Learn a bit about the chemical reactions that occur during a lightning strike, and how you can demonstrate these reactions in your classroom.
Flash rocks, typically pieces of quartz that produce light when struck together, are an example of the complex phenomenon of triboluminescence. The green chemistry aspects for the flash rock demonstration are considered, and LEGO models illustrating quartz crystals, piezoelectric materials, and nonpiezoelectric materials are presented.
You can solve Chemical Mystery #20 if you know your chemistry...and your magic!
This is the second blog post describing a classroom activity relating seawater chemistry to oceanic shipping. Included are questions that challenge students to apply conclusions drawn from observations to making predictions.
The "Two-Faced" thionin reaction involves causing a purple solution to fade to colorless by shining light on the solution. I wondered if it could be demonstrated the color of light that caused this transition.
Some explorations and explanations regarding superconductors and the quantum levitation (also known as quantum locking) experiment.
This year so many in-person events at school have not been able to happen due to COVID restrictions. One activity that the author's science honor society students have enjoyed greatly is the Skype with a Scientist Live sessions. Students register in advance and then have the opportunity to be face to face with a scientist.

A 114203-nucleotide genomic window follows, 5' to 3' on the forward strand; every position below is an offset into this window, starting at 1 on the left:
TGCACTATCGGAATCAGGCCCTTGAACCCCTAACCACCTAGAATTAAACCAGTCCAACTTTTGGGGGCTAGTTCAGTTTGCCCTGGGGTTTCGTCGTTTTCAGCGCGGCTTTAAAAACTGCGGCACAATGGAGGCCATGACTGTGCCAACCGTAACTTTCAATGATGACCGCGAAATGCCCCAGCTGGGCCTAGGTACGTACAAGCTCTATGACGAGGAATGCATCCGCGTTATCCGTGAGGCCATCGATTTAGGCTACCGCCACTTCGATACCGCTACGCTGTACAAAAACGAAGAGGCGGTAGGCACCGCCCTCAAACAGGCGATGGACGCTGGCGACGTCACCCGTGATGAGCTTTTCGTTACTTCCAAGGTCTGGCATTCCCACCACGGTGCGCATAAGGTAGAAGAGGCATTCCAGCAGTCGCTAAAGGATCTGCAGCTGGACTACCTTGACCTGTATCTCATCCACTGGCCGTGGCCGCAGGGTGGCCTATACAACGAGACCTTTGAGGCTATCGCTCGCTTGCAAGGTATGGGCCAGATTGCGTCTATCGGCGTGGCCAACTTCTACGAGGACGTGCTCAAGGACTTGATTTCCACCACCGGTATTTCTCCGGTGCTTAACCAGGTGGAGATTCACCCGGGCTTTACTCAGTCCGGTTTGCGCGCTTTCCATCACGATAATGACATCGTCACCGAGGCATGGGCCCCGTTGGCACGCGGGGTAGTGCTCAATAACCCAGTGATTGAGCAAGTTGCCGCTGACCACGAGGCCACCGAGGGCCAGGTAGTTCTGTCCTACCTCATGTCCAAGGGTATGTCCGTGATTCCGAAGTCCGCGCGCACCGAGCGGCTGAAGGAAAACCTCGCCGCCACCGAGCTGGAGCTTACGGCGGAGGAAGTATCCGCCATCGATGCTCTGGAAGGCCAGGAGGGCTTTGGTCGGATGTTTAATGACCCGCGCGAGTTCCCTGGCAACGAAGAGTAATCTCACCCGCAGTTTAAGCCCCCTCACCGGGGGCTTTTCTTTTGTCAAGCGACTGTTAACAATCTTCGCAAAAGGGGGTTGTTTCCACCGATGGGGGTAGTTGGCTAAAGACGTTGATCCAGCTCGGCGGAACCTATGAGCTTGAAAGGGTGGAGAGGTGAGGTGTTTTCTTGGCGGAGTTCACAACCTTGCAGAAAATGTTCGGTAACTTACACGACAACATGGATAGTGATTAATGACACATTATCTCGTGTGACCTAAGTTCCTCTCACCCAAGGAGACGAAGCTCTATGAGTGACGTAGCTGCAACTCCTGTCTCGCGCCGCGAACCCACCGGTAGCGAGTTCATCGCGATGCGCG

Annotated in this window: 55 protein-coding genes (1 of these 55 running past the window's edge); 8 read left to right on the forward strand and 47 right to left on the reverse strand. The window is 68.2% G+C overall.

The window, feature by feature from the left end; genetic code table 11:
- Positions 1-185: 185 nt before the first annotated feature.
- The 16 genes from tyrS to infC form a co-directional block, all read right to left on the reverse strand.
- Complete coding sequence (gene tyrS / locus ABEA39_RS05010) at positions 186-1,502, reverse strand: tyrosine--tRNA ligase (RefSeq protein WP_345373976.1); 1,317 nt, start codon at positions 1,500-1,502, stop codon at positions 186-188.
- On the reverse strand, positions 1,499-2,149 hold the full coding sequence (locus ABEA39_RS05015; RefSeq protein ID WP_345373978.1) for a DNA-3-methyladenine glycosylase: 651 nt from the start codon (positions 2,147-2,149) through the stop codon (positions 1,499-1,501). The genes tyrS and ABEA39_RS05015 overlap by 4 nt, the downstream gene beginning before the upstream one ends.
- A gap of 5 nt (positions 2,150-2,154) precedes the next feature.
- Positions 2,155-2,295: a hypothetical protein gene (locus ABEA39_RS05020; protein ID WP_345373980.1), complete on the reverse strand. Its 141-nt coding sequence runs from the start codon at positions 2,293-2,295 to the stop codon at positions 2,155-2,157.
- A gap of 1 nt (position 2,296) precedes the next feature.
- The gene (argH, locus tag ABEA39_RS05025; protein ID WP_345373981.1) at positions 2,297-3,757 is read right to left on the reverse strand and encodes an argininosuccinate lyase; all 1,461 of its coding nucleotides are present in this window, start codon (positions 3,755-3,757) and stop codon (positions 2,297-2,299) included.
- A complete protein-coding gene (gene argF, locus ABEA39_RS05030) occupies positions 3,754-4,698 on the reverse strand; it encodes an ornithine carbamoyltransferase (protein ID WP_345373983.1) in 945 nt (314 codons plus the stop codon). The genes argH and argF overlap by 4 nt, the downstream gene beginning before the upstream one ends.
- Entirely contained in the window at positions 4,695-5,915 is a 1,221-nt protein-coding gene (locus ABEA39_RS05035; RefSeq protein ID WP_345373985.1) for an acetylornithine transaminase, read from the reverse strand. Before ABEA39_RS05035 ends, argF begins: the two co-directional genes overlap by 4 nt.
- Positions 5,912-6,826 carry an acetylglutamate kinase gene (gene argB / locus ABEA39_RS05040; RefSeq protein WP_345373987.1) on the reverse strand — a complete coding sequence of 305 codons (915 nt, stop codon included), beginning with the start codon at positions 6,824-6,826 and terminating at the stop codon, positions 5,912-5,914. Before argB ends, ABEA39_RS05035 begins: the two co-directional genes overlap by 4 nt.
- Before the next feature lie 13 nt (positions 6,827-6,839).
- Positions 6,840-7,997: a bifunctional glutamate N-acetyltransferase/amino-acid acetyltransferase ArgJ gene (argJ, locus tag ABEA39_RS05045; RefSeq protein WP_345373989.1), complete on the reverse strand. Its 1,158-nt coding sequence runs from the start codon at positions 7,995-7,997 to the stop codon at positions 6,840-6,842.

Cold weather brings about the opportunity to demonstrate glass transition temperatures of polypropylene containers.
What is the pressure inside a bottle of soda pop? Read this short article to find the surprising answer to this question, and also to learn how to do an experiment to answer this question for yourself!
Liquid nitrogen is used to visualize the aerosol particles emitted while speaking, coughing, breathing, and sneezing. The ability of various masks to block these droplets was also tested.